As an additional way to reduce barriers for clients, ASK Wellness Centre is currently exploring the feasibility of using TeleHealth services to link clients to specialists on a regular basis without the need for extensive travel to Vancouver and Kelowna.

Health navigation suites

Since 2011, the Chronic Health Navigation Program has set aside two supportive housing units for its clients. The suites, which are only a few blocks from the ASK Wellness Centre office in Kamloops, are designated for individuals living with HIV or hepatitis C who have significant healthcare challenges.

Originally, the suites were designated for people with complex healthcare needs who could benefit from acute support and having somewhere to live as they stabilized their health (street-involved people living with HIV who also had cancer, for example). The units are offered with a significant subsidy for rent, and the health navigators work closely with appropriate community services (for example, nursing, physiotherapy) that can offer in-home service.

Initially, the suites were offered to clients for two years. It was assumed the client’s health would be stable enough after two years for them to move to other units within ASK Wellness Centre’s housing projects or into market-rent suites in the community. In practice, the clients who have lived in these suites have usually needed such significant supports in the long term that transition to more independent living would not be recommended.

Thus, the Chronic Health Navigation Program no longer has a two-year limit on residence in these suites. Clients who need permanent long-term support are transitioned to long-term care facilities on a timeline that makes sense for the client. Clients who are reaching the end of their lives are allowed to remain in their suites as long as the care they receive there is adequate.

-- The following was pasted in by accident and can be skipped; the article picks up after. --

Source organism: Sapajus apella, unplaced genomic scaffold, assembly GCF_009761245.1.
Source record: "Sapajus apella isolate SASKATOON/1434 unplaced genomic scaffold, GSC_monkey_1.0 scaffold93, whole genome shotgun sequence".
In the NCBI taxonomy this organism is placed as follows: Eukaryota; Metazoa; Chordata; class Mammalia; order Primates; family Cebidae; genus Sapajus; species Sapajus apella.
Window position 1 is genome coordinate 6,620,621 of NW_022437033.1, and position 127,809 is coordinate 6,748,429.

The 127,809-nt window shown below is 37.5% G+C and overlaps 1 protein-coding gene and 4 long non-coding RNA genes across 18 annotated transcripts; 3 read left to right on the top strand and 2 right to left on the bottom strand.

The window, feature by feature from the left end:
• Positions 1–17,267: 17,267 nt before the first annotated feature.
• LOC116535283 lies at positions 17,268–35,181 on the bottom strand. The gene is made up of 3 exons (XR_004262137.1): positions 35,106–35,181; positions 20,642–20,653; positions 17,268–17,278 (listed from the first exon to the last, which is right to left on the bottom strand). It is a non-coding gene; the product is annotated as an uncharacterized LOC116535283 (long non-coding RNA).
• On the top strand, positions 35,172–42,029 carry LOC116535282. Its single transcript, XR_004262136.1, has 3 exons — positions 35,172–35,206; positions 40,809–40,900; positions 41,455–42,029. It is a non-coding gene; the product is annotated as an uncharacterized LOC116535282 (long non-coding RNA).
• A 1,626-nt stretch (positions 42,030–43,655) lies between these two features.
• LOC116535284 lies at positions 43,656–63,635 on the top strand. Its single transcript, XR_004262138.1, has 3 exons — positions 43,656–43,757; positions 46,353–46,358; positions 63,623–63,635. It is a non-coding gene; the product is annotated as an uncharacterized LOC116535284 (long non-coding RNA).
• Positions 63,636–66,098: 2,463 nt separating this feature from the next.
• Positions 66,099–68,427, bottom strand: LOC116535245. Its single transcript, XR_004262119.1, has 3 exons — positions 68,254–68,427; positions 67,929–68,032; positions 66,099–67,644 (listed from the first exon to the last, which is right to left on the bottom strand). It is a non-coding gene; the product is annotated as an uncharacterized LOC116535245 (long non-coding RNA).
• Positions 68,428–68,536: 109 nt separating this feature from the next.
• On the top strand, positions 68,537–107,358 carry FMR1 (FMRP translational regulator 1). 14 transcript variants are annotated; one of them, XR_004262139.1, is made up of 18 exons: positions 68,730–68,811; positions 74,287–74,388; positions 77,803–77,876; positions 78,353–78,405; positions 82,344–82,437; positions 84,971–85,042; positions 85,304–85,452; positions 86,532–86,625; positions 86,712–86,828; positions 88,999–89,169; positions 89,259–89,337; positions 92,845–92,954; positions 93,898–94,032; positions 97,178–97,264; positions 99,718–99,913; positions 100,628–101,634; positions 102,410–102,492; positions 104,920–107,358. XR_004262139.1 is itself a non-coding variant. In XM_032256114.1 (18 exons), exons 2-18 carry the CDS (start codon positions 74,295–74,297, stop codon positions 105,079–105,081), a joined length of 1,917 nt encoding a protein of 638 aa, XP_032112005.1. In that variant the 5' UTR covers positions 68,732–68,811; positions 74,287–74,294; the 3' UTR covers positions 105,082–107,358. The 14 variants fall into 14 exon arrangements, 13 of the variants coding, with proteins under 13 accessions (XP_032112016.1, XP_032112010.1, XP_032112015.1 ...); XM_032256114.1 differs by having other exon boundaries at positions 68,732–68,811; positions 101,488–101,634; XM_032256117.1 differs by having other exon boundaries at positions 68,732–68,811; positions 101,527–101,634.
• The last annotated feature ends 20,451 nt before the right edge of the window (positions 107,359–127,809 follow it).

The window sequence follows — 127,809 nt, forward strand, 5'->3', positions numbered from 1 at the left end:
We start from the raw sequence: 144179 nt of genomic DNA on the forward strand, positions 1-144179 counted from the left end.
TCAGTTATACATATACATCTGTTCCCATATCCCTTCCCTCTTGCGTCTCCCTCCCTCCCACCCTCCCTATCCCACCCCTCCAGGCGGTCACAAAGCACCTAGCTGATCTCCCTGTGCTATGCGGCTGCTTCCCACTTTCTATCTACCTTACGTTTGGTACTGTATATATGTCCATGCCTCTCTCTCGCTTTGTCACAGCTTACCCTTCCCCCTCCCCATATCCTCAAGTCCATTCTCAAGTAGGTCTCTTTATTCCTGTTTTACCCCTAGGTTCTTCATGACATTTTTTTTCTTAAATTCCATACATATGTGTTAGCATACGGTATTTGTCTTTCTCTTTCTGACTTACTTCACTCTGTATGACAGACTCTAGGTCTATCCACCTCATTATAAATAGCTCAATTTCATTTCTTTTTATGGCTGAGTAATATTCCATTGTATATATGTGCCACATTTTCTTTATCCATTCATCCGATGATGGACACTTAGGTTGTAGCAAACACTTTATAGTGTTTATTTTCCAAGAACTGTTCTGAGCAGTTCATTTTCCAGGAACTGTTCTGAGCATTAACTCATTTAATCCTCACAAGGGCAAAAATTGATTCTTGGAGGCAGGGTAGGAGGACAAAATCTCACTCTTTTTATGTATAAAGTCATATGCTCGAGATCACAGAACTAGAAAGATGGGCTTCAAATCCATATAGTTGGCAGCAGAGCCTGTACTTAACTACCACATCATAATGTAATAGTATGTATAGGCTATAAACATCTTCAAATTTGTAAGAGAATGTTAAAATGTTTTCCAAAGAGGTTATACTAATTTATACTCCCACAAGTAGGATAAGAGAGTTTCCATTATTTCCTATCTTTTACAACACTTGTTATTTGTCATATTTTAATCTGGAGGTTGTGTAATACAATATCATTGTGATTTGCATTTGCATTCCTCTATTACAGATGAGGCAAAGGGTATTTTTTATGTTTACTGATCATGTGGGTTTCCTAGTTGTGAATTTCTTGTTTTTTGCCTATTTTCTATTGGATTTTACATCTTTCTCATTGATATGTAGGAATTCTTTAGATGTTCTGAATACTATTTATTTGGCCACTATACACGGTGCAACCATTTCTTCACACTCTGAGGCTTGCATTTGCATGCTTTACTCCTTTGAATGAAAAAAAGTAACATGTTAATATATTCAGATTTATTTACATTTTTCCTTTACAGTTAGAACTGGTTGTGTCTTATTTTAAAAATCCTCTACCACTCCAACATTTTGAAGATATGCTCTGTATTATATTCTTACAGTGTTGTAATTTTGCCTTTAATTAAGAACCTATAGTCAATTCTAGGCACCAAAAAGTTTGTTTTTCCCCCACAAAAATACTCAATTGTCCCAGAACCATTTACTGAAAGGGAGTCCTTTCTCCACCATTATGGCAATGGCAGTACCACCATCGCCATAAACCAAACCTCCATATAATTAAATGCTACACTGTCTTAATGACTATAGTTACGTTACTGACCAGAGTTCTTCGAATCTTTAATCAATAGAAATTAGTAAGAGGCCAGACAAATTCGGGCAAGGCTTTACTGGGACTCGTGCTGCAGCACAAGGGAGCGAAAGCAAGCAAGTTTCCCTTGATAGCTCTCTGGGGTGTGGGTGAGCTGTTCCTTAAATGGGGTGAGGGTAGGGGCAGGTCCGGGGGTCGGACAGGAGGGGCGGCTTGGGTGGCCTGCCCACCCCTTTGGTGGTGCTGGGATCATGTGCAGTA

Health navigation in Merritt

In addition to the two health navigators in Kamloops, ASK Wellness Centre has a health navigator in Merritt, a city of 7,000 people 85 kilometres southwest of Kamloops. This navigator also serves clients in the surrounding rural area. Health navigation clients in this area are almost exclusively street-involved people needing support during a crisis. Unlike the program in Kamloops where clients are housed either before or at the same time they are assigned a navigator, the Merritt program does not require that clients have housing before being assigned a health navigator because there are fewer subsidized housing units available in Merritt.

The lack of a requirement that clients be housed makes it challenging for health navigators to work with clients in Merritt, and the interaction between the client and health navigator is almost always only during periods of acute need. Clients typically disengage after their acute need has been met and return only during another moment of crisis. For most clients, long-term care planning can seldom take place, although files on clients are never closed.

This model requires flexibility on the part of the navigator so that they can help their clients to achieve their immediate and critical goals. These goals can include support to get to specialist appointments in Kamloops or Vancouver or to seek assistance from other social services. Achieving them starts a relationship with the navigator that can last for years. Most new clients are referred to the program through other clients, which suggests that this model appeals to the population.